Inside Facebook’s plans for local Canadian news

Representatives from 11 different outlets will take part in a program to help better understand their places in the digital and social ecosystem.
Facebook

Facebook is bringing a program which originated in the U.S. to Canada.

Today, Facebook Canada pressed play on its Local News Accelerator program. The initiative, which will represent a $2.5 million investment in the news ecosystem, will bring participants from 11 different outlets (including The Discourse, Village Media, Glacier Media, London Free Press, The Tyee and others) together for a 12-week program focused on understanding resources and undergoing training in digital audience development.

Three in-person sessions (in Toronto, Montreal and at Facebook’s California headquarters) will see publishers share their needs and concerns as they design projects. Coaches and experts from outlets such as the New York Times will serve as mentors throughout the program. Following the conclusion, publishers will be awarded a grant to assist in their digital transformation (Marc Dinsdale, head of media partnerships at Facebook Canada, tells MiC the amount is still being determined, but the publishers will receive at least $75,000 each).

Dinsdale says besides the educational aspect, the program is largely centered around feedback. “The goal isn’t to talk about Facebook. The goal is to convene people together into a program where they’ll be physically together and can accelerate their business. Some want to focus on newsletter acquisition, some are looking at building recurring revenue programs, subscriptions, learning better AB testing.”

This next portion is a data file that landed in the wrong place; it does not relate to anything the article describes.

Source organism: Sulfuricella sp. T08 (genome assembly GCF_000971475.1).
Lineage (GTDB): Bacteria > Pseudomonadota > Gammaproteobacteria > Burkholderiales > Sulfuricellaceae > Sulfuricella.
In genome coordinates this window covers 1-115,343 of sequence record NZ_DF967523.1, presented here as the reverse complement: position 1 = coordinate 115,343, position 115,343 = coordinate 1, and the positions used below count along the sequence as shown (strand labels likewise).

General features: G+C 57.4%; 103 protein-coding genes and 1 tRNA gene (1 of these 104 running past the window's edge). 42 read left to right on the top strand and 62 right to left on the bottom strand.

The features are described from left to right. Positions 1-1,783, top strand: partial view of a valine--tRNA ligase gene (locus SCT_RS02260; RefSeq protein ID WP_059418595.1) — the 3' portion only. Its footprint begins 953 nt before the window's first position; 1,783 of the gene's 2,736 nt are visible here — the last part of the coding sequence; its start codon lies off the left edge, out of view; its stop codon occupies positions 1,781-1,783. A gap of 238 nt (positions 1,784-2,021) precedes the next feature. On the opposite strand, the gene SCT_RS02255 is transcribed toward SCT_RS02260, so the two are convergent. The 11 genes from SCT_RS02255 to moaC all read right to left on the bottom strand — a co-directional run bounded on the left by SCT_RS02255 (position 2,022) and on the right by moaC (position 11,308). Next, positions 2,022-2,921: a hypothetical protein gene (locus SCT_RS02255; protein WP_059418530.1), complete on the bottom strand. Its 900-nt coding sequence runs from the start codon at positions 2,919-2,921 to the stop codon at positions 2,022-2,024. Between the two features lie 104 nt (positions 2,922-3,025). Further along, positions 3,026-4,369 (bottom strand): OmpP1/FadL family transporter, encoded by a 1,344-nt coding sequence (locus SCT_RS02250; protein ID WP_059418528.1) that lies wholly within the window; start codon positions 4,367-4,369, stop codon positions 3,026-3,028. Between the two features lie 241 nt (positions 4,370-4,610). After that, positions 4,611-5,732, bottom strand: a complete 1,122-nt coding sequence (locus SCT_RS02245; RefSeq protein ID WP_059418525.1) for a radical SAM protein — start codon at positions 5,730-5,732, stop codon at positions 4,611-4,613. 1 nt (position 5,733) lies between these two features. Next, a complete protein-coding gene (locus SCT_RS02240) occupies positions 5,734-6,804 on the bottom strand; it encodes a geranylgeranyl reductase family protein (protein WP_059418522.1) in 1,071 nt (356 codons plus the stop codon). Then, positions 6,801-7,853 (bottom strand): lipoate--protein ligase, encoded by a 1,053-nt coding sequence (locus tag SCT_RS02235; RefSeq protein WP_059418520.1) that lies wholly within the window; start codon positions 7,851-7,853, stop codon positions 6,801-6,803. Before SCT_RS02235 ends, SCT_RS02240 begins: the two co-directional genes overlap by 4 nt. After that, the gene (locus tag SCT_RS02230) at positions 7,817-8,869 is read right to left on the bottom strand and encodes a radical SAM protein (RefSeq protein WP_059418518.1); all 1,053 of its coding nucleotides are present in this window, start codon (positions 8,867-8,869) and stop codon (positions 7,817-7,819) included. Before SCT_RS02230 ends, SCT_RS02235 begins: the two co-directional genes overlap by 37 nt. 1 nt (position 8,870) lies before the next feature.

This is a crucial program, says Dinsdale, because as much as quality local news is crucial for healthy democracies, it helps Facebook as well. “High-quality, fact-based content helps us,” he says.

But how does Facebook reconcile its position in that digital ecosystem when many have pointed to as a contributing factor in the many struggles faced by numerous publishers?

It’s one half of the at-times-mythified digital duopoly (the other half being Google) that takes up the majority of digital ad dollars, which even companies as large as Postmedia admit to struggling against. Over the years, Facebook’s various home feed algorithm changes have also affected traffic to many of these publishers.

But when asked about that issue, Dinsdale explained that it’s actually a large part of the point of this program – for Facebook to understand how it can help. “We really need to think how we can play the most relevant role. This is part of our effort to better understand where we can be of best use for publishers and have the greatest impact for them.”

He adds that the challenges and changes that press publishers “have been occurring throughout the evolution of the internet.” Now, he says, the focus is in understanding the reality of the current digital age.

The publishers included in the program are:

  • Brunswick News
  • Daily Hive
  • Winnipeg Free Press
  • Glacier Media
  • Le Solei
  • London Free Press
  • Northern News Services
  • The Discourse
  • The Tyee
  • Vancouver Observer
  • Village Media